The other day, I was reading an article on Time Magazine that I couldn’t stop reading. Dr. Kyl Myers, an author, had written a long-form piece about gender, sex and parenting. Dr. Kyl Myers holds a PhD in sociology and studies and speaks about gender. Kyl is an award-winning educator and a globally recognized advocate for gender creative parenting. Since 2016, Kyl has been speaking and writing about gender creative parenting and using their own parenting story to help the world learn about and embrace a new type of childhood. Kyl Myers goes by “she” and “her” pronouns, as well as “they” and “them.” Dr. Myers is the author of Raising Them: Our Adventure In Gender Creative Parenting. This is a fascinating conversation about parenting, gender, and what we can do as parents to help reduce gender violence, oppression against women and men, and create a more playful world.
A few years ago, when we first had children, my husband talked to his workplace about parental leave. He knew that while he’d like to be home during the first few weeks during and after the birth, he was also interested in being able to be around with his kids while they grew up. So, the summer after our first kid was born, he shifted his schedule to work from 8am to 4pm. From there, he advocated for taking a four-week leave every summer to spend time with his kids. We’re not taking a full sabbatical this year because of the pandemic, but we will still push pause on a few things where we can.
When coronavirus first happened, many of us were adjusting to figuring out the shut down. How long would it last? Would this just be a week or two? What were the next steps? For many of you reading this blog and listening to the podcast, you have also been trying to figure out your birth plans. How do you give birth in a pandemic? What do you plan for, when everything keeps changing? Here’s what Megan Hale did when she found out her husband and mother both tested positive for the flu the week before she was due to give birth.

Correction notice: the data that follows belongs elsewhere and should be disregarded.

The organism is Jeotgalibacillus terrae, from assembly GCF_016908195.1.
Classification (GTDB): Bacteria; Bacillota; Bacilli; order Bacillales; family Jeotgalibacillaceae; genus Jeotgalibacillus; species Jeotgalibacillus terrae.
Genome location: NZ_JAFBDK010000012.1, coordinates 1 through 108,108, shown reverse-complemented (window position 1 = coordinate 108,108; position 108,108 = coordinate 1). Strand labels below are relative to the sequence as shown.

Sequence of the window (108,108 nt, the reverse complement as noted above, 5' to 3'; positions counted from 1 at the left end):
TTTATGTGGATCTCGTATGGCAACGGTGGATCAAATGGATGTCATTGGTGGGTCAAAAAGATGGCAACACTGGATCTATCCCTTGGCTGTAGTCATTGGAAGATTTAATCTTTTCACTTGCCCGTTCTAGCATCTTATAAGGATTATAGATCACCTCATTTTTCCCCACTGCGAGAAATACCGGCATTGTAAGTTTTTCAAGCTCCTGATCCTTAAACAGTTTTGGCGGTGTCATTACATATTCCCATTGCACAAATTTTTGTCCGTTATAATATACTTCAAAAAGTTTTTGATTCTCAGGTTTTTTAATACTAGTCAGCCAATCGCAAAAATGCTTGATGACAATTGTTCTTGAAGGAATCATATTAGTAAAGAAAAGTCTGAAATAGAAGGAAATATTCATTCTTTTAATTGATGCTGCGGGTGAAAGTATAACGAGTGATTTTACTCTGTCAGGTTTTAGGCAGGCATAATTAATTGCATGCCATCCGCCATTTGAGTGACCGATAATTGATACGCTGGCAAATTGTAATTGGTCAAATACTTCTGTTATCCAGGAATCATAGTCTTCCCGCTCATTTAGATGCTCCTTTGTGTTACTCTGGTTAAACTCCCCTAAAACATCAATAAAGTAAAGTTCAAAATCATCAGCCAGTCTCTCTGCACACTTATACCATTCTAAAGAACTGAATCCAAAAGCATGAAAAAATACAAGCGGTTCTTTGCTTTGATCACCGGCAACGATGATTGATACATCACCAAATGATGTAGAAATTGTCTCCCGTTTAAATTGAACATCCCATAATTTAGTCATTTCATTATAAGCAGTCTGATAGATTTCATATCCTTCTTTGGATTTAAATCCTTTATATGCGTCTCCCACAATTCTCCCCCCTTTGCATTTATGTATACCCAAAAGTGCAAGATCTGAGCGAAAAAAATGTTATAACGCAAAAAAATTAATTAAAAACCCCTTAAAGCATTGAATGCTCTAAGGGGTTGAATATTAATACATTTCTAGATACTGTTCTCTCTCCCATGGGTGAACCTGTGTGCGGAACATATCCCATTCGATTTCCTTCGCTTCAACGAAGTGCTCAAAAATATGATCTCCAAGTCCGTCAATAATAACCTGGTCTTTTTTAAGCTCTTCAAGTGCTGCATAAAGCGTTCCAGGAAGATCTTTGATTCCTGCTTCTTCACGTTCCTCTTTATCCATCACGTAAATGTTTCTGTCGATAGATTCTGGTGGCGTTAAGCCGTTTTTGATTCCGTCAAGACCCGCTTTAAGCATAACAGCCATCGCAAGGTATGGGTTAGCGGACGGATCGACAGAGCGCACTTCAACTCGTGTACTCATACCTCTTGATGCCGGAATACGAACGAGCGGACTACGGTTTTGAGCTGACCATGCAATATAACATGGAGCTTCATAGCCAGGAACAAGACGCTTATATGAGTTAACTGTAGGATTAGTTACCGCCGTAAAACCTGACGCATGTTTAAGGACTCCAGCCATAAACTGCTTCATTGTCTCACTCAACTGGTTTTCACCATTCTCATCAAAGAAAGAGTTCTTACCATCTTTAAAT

I’ve given my three year old my laptop to reply to your incoming emails right now. My one-year old might also be chiming in. I’m having a hard time keeping them away from the keyboard. Don’t worry, I’ve invented a magical device that can also translate their thoughts and actions into words. As of Sunday, they are now responsible for my inbox. You can consider them my new personal assistant.
How do you push the reset button—that ability to feel like you’ve had a fresh cup of coffee, a good night of sleep, and you’re ready to go at work? While we’re all clawing at sanity and sobbing quietly into our fourteenth cup of coffee, it’s really hard to find the capacity to work and keep your head above water right now. Today’s episode is for anyone trying to find a semblance of sanity amidst all of this. If you’re stuck, feeling overwhelmed, feeling like you’re in a rut—here are a few things that are working for me.
I’m Really Sorry I Keep Texting You To Check And See If My Advice Was Useful—I Have No Ability To Self Regulate Because We’re In The Middle Of A Pandemic
I have 83 unread messages on my phone, and my family keeps checking in. I want to write back, but my toddler is mashing cheerios in the couch, and the last time I went pee, he took the gel crayons and drew all over the new carpets. I put stain remover on them and texted my husband, “I shouted them!” The message was not clear. “Who did you shout at?” he replied. The pandemic is not going well.